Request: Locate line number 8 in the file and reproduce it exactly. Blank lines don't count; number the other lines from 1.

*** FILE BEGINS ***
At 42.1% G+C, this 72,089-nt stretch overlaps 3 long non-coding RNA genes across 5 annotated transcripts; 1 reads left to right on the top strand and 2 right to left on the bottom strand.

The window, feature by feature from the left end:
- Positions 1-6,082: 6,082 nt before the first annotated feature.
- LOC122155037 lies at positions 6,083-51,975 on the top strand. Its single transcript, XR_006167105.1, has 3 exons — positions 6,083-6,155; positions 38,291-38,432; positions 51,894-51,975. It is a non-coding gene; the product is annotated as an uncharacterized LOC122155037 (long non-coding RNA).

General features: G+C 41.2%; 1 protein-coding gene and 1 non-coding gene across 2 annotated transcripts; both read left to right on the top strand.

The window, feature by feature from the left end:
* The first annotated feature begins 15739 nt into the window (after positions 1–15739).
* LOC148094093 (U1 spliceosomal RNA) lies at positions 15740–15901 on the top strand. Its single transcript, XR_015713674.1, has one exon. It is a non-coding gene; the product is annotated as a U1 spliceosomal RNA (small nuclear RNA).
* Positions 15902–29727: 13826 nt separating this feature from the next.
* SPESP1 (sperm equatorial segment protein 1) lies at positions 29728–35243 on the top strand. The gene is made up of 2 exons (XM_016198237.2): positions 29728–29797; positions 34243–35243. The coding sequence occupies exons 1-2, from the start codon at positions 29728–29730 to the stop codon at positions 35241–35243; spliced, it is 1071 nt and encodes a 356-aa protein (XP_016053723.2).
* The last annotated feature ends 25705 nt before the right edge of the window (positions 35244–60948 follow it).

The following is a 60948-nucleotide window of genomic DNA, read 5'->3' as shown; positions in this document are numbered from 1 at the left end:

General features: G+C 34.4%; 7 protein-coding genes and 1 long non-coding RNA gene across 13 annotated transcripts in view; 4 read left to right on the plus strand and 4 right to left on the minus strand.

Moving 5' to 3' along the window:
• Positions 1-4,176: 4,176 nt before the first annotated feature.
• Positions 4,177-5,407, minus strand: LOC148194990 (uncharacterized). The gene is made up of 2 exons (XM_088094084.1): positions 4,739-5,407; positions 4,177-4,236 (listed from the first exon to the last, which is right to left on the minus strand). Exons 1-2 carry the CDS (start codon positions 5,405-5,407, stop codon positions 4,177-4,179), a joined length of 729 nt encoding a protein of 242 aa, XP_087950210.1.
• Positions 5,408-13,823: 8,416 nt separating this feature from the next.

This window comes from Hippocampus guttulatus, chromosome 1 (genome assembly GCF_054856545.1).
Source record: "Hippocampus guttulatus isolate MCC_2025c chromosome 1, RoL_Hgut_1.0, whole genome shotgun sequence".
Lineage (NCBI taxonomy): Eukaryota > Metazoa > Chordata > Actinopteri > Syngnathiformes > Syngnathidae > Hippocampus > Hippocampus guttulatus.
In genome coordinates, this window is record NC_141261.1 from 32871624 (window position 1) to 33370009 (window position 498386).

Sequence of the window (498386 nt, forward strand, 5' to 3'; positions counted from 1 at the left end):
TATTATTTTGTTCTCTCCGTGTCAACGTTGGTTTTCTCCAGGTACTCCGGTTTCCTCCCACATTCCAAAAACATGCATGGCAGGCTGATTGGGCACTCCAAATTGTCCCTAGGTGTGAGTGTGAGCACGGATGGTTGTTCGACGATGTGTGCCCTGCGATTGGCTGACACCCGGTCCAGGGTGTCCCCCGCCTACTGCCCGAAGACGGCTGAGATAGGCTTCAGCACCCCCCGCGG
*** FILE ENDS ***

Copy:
* LOC148094093 (U1 spliceosomal RNA) lies at positions 15740–15901 on the top strand. Its single transcript, XR_015713674.1, has one exon. It is a non-coding gene; the product is annotated as a U1 spliceosomal RNA (small nuclear RNA).